Jacques Maritain’s basic approach is similar: he highlights that human dignity is the source of rights:

The human person possesses rights because of the very fact that it is a person […] If man is morally bound to the things which are necessary to the fulfillment of his destiny, obviously, then, he has the right to fulfill his destiny; and if he has the right to fulfill his destiny he has the right to the things necessary for this purpose.9

He also stresses the relationship between duties and rights as established by the natural law.10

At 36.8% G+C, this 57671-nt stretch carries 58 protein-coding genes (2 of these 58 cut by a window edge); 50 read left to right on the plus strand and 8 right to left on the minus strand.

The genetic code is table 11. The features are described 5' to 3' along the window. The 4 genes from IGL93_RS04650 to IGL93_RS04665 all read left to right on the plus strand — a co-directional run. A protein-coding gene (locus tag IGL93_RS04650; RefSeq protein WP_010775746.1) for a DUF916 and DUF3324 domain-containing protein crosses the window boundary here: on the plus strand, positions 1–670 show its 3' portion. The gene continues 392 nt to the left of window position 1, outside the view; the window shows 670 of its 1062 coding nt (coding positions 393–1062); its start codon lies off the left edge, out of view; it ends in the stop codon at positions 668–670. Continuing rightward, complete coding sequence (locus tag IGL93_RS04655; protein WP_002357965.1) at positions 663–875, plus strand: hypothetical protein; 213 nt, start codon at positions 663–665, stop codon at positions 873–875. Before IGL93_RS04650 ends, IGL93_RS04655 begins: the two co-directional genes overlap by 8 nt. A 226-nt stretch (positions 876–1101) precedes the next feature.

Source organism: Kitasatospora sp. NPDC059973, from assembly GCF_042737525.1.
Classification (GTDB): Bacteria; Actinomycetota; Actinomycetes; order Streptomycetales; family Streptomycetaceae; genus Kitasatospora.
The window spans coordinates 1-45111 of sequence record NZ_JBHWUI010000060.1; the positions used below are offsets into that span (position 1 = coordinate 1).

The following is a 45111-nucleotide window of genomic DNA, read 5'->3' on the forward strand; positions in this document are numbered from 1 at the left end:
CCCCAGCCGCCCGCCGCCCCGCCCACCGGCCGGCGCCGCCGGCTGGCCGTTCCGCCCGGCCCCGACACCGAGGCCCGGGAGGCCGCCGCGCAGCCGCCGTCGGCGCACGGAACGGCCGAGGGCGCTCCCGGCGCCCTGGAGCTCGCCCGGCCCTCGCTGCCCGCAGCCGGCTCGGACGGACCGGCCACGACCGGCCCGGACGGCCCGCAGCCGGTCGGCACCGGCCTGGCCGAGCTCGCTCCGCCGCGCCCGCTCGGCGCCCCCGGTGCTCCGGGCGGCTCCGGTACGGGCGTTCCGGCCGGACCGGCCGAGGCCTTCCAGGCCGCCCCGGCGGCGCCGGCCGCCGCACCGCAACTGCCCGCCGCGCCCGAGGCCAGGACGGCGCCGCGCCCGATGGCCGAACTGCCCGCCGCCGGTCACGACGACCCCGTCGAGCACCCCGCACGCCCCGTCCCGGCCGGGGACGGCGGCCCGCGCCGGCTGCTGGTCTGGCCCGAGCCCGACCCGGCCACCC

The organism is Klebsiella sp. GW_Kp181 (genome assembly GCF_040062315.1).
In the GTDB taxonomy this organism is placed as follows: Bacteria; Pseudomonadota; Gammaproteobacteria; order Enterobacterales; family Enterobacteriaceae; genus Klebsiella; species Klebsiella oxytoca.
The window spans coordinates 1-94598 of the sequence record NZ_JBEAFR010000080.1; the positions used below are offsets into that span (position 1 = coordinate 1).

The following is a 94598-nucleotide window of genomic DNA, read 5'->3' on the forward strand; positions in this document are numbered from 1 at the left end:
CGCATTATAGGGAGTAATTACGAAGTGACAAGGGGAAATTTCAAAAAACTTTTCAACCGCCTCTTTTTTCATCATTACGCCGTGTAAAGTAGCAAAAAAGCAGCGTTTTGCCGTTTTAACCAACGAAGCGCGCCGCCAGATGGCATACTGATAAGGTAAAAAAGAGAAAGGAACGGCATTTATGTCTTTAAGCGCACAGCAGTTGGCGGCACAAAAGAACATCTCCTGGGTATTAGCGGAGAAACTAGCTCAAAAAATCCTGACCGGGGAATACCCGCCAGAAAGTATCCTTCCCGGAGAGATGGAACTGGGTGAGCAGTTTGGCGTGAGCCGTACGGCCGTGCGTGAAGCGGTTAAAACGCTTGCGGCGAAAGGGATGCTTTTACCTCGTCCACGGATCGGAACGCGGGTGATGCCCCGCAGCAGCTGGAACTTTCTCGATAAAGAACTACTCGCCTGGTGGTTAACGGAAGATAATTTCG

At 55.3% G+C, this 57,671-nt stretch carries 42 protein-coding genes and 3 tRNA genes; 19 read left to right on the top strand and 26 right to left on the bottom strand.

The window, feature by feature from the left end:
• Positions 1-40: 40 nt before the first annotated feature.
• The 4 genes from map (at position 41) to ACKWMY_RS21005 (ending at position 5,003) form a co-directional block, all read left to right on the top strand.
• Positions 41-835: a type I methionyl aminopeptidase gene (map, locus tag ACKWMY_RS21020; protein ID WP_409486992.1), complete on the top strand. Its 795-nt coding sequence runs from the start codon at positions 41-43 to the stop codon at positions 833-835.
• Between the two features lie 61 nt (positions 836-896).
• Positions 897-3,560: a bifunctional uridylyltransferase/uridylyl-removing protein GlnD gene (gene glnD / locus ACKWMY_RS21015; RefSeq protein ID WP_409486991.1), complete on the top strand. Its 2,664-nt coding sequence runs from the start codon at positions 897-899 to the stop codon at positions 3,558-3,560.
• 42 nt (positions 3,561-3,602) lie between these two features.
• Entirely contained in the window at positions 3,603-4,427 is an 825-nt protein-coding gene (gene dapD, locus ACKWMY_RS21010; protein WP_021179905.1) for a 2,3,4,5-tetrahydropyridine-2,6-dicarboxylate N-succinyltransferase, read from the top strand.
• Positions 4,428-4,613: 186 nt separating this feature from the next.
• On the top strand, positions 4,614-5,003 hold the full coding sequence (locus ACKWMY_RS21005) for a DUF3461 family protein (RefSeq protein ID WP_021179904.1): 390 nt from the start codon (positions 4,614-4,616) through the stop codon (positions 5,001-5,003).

Finally, Maritain also bases human rights on the natural law.11 Natural law, he states (echoing Aquinas), is human reason’s participation in the Eternal Law, which is simply God’s Wisdom or Reason that governs the universe. He stresses that it is not our rationality that creates the natural law (i.e. we do not come up with this law)—our reason helps us come to know this law that God authors.12 This foundation in the Eternal Law is the reason the natural law is binding, and ultimately provides a God-centered character to human rights that does away with the abuses that come from human-centered rights (which become absolute, as in the Kantian system where the basis of rights is human freedom, a freedom that must never be restricted).13 While our coming to know rights from the natural law is a gradual process, these rights (known or to be discovered) belong to all men by virtue of their human nature, and are always linked— via the natural law—towards the common good, which serves to moderate the private good.14